Electronic unicycling accessories can help improve your riding skills and travel speed, but what about your health?
A study published in the Journal of Occupational and Environmental Medicine shows that people who use these gadgets are at higher risk for certain health conditions, such as cardiovascular disease, diabetes and cancer.
“I think the idea of a ‘smart’ device is very appealing,” said Daniel Dennison, a medical student at the University of Wisconsin at Madison.
“The idea of using a device that can help me go faster is very compelling, because it’s a good example of how we can get there.”
According to the study, researchers from the University at Buffalo found that people with heart disease were more likely to be using an electronic unibody, as compared to people who didn’t have heart disease.
The researchers also found that while the study focused on a single model, the results showed that an electronic bike was more likely than a conventional bike to be involved in an accident.
Researchers also found a link between how many hours spent on the bike and whether someone had a heart condition.
The researchers found that, on average, a person with a heart problem spent 7 percent more time riding an electronic bicycle than a person without heart problems.
“It’s an interesting study, and I’m going to be interested to see how it’s used to better understand the safety of this technology,” Dennion said.
“But there’s a lot of data that is out there.
I’m curious to see what the results are from this new study.”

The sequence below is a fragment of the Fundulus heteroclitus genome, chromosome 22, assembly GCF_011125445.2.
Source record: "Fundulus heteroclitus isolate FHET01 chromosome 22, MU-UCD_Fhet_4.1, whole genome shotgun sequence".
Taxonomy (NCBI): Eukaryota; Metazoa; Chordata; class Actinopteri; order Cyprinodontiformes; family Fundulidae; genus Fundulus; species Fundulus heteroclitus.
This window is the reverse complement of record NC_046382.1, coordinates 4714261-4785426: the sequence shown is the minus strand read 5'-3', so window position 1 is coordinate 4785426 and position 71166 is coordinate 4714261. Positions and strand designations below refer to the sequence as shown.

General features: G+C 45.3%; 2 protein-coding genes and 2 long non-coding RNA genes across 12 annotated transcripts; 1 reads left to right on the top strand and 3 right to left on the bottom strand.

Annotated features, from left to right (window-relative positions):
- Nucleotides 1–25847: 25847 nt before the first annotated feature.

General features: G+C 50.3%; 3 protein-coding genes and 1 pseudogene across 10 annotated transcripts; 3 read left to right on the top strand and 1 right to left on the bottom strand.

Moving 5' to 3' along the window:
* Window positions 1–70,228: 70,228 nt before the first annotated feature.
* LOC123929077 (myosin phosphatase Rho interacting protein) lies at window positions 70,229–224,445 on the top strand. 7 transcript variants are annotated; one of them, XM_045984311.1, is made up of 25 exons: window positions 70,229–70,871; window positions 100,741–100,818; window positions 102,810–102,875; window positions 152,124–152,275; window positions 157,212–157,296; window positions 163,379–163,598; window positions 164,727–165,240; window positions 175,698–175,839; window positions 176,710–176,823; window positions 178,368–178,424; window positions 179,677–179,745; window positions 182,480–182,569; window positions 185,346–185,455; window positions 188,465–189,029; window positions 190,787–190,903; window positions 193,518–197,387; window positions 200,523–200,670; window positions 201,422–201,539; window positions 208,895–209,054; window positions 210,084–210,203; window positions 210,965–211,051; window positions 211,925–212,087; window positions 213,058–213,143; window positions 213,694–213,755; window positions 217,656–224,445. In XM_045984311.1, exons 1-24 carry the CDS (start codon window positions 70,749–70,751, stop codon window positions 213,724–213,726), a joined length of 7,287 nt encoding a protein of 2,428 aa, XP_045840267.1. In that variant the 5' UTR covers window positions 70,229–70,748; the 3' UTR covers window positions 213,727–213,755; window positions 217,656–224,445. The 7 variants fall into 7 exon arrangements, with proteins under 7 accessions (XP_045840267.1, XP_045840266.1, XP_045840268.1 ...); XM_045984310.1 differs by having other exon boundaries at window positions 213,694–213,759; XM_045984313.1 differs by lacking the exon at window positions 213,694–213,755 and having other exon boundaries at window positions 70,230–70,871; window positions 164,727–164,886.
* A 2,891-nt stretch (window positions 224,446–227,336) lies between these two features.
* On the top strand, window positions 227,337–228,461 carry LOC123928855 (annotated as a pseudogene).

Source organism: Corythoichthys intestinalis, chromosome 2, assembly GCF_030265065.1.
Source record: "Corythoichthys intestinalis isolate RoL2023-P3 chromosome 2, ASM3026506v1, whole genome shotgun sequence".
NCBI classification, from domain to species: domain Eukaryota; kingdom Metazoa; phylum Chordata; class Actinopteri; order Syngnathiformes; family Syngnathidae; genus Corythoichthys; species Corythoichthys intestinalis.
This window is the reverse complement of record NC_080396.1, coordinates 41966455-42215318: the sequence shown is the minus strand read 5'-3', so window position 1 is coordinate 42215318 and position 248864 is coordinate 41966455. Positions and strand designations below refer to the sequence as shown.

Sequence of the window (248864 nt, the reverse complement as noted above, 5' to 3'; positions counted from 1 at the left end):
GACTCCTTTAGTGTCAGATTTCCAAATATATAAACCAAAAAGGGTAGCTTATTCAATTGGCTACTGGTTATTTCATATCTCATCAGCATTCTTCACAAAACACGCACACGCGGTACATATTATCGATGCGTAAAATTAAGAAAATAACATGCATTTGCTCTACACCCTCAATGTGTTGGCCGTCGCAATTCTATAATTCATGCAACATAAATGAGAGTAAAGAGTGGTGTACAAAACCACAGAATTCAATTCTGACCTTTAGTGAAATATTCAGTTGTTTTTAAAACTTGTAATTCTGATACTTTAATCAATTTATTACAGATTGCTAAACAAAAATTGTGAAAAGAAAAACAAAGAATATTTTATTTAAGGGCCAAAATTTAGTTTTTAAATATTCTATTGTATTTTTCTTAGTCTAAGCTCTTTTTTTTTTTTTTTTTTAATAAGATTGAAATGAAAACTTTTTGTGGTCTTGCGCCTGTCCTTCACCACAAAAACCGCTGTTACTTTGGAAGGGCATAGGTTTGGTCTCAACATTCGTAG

For the study’s authors, this is the first look at the health effects of electronic devices, and the results were encouraging.
The study, “Electronic Unicycles as Medically Effective Safety Equipment for Health: A Meta-analysis,” looked at the effects of a wide variety of different types of electronic and traditional unicyclics, including electric, hydraulic, and treadmills.
Researchers looked at a total of 3,813 cases of heart disease, 521 cases of diabetes, 1,711 cases of cancer, 885 cases of chronic obstructive pulmonary disease, and 1,898 cases of nonfatal cardiovascular disease.
According to Dennions study, the electronic univ is also associated with increased cardiovascular disease mortality.
“This is an indication that the health risks associated with the use of an electronic device have not been adequately considered,” he said.
Dennison said he and his colleagues are still working to determine how many of the electronic bikes actually contributed to the total number of cases of cardiovascular disease in the study.
The next step is to see if electronic bikes have any other health effects, but Dennisons research suggests that they might have an effect on heart rate variability, a measure of how easily a person’s heart rate changes.
“The more your heart rate is regulated, the more you’re regulating it, and you can see it in these things,” Denny said.
The data shows that if you use an electronic-bicycle as part of a training program, you are more likely in general to increase your heart rates.
The authors suggest that it is important to have a well-trained and trained staff, such that the benefits of using an alternative can be recognized.
“What we need to look at is how well training staff are,” said Dennys co-author, Dr. James Pugh, a professor of exercise physiology and biomechanics at the College of Physicians and Surgeons at the Mount Sinai School of Medicine.
“I think that the data will tell us a lot about how effective these devices are in terms of safety, in terms in terms that they are safe for our society, and in terms how they can be improved.”
While the researchers are not recommending that you use any electronic unicys, they say the data is promising enough to make it worth looking into the potential health benefits of a more widespread use of the devices.